Once the evaluation process is completed, you will then initiate a plan of care, based on all that you have discovered during the initial appointment.
The final goal of this plan of care should be to help the patient improve in any areas of deficits that you discovered. This will help in functional-based improvements, balance, mobility, flexibility, and will help in the reduction of the patient’s fall risk.
Vestibular rehabilitation will not only aid in the healing and optimization of the body, but it will also drastically increase the overall quality of life that the patient experiences.
Candidates for Vestibular Therapy
There are many ideal candidates that will benefit immensely from vestibular therapy. These include – but are not limited to – the following:
- Those suffering from dizziness
- Patients with balance issues
- Vertigo sufferers
- Individuals with Meniere’s syndrome
- People who have neck-related issues
- Migraine sufferers
- People who have been diagnosed with benign paroxysmal positional vertigo (BPPV)
- Stroke patients
- Individuals with brain injuries
- Those that experience frequent falls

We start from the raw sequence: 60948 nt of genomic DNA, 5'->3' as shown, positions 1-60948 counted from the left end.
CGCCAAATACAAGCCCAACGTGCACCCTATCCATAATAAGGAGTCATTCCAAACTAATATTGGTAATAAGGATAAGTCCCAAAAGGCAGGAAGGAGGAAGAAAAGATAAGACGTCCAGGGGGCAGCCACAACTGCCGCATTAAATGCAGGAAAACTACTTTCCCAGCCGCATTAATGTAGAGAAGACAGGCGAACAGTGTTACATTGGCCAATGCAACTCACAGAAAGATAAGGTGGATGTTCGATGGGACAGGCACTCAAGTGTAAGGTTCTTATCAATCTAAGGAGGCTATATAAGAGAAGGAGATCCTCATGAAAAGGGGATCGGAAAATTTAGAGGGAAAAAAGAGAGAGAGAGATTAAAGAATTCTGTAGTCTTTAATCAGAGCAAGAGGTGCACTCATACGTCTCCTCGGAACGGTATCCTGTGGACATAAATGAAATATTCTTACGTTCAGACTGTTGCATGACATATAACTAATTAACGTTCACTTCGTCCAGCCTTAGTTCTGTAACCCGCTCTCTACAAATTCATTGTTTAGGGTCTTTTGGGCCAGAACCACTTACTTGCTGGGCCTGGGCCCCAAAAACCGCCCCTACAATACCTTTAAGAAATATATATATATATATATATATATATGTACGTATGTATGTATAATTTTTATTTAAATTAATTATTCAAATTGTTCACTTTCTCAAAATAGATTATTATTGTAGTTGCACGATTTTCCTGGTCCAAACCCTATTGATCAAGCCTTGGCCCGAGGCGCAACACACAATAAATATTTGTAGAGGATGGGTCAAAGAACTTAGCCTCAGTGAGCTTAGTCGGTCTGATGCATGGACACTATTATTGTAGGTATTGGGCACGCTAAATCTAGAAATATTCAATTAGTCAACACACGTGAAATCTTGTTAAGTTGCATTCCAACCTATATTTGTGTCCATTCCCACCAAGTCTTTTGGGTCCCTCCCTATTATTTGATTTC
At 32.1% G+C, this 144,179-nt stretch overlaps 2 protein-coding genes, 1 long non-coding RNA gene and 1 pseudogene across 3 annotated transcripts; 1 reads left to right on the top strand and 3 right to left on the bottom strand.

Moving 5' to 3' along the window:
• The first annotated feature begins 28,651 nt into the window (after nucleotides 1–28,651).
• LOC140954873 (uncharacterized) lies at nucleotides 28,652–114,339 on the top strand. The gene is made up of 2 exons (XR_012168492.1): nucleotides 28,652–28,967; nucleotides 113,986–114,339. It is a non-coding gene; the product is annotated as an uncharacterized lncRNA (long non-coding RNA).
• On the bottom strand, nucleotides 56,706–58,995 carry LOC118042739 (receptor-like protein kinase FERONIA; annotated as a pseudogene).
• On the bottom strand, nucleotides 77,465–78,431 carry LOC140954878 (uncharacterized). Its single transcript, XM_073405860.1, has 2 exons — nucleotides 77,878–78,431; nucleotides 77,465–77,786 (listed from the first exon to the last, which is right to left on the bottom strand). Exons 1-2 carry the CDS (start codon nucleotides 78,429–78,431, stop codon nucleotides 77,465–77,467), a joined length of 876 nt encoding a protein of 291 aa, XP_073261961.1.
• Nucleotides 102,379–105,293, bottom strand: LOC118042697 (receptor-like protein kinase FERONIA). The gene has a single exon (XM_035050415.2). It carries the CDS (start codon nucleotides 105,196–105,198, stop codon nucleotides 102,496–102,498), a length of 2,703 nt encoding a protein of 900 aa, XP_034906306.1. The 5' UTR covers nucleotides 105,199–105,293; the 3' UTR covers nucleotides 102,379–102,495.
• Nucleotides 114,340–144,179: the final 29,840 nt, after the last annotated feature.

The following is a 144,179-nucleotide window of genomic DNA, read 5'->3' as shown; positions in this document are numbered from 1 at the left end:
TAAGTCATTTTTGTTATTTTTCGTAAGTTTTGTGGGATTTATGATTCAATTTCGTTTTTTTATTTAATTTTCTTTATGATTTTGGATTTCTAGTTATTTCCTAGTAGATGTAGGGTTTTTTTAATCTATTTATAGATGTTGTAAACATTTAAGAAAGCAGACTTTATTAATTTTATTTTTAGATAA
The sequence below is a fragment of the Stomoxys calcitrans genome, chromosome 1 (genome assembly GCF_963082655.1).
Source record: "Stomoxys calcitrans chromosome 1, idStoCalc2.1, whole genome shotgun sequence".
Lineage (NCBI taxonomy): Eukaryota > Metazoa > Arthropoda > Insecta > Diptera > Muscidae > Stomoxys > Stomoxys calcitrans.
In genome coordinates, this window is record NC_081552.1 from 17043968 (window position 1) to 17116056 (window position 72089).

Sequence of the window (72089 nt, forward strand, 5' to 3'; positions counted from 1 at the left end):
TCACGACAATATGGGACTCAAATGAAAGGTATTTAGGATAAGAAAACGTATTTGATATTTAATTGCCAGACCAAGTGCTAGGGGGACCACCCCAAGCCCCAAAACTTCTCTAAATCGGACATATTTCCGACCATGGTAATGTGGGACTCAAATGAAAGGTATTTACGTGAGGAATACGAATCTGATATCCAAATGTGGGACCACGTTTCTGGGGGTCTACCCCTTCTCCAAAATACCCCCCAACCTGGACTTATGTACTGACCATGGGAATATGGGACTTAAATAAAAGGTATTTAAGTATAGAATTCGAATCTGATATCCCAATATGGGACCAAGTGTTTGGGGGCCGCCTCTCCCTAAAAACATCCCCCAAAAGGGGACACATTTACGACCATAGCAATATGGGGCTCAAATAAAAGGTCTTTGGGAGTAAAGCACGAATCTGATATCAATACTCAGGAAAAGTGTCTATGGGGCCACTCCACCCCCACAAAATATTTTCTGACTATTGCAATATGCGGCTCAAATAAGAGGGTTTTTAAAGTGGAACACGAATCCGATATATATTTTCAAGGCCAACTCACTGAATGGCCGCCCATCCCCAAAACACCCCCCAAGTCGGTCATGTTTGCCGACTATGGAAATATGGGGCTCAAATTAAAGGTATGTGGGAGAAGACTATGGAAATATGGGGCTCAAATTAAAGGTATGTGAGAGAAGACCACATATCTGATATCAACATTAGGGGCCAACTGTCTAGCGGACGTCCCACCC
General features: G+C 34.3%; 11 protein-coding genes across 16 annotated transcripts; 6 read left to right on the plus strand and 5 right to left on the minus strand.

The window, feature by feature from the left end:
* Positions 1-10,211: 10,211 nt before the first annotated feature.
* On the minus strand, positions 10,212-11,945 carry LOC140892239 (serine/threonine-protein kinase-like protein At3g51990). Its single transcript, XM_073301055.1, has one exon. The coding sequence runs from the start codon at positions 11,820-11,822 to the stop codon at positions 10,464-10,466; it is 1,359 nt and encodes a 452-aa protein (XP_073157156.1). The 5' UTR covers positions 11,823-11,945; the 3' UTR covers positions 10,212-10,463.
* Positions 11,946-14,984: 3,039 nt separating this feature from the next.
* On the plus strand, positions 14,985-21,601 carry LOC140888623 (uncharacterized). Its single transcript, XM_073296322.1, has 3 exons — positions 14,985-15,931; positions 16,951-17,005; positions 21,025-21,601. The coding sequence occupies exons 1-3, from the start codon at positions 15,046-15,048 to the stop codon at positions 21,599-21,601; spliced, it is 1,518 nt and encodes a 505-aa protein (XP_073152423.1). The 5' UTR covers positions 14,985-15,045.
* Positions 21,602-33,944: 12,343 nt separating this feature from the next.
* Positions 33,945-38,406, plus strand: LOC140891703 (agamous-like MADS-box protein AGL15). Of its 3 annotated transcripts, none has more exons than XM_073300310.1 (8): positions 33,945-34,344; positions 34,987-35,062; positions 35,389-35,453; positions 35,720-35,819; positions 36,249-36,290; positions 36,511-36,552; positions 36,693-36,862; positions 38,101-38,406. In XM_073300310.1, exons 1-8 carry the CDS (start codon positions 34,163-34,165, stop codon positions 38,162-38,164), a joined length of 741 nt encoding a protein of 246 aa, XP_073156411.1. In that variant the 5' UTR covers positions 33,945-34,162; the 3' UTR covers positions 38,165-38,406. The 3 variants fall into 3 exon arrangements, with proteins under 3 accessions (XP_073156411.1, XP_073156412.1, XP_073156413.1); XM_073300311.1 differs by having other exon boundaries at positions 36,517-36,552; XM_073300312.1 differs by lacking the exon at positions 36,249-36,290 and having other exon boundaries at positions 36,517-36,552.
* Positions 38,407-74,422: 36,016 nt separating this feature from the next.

Vestibular Rehabilitation Program Details
Once a patient initiates a vestibular rehabilitation program, you will train them in a large assortment of exercises.
Typically, each program will be tailored to the patient – which means that no two are exactly alike. The exercises that you include a patient’s program will be dependent upon the unique deficits in which they suffer.
The patient will perform the exercises with you and should be encouraged to continue the exercises at home, on their own – if it is safe for them to do so.
The program will typically last up to 8 weeks, with 1 or 2 sessions performed weekly. For patients with severe issues, the program may last longer.
The following outlines some examples of activities that may be included in the rehabilitation program:
- Balance Training Exercises
- Ergonomic Training
- General Fitness Training
- Neck Training Exercises
- Posture Training Exercises
- Strengthening Exercises
- Stretching Exercises
- Vision Stability Training Exercises
Patients that suffer from vestibular disorders may experience a wide array of complications that negatively impact the overall quality of life and may result in issues in daily living.
Not only do these types of disorders have a detrimental impact on physiological health, but they may have an impact on psychological health – resulting in high levels of stress, anxiety, and depression. By becoming a vestibular rehabilitation physical therapist, you have the capability of providing a boost to the physical and mental wellbeing of your patients.
Let Us Help
You can enjoy a multitude of career opportunities in vestibular rehabilitation therapy. Today, you can join our large network of physical therapists and connect to a vast array of those opportunities. Let us help you kickstart the career of your tomorrows.
Connect with us and other members today.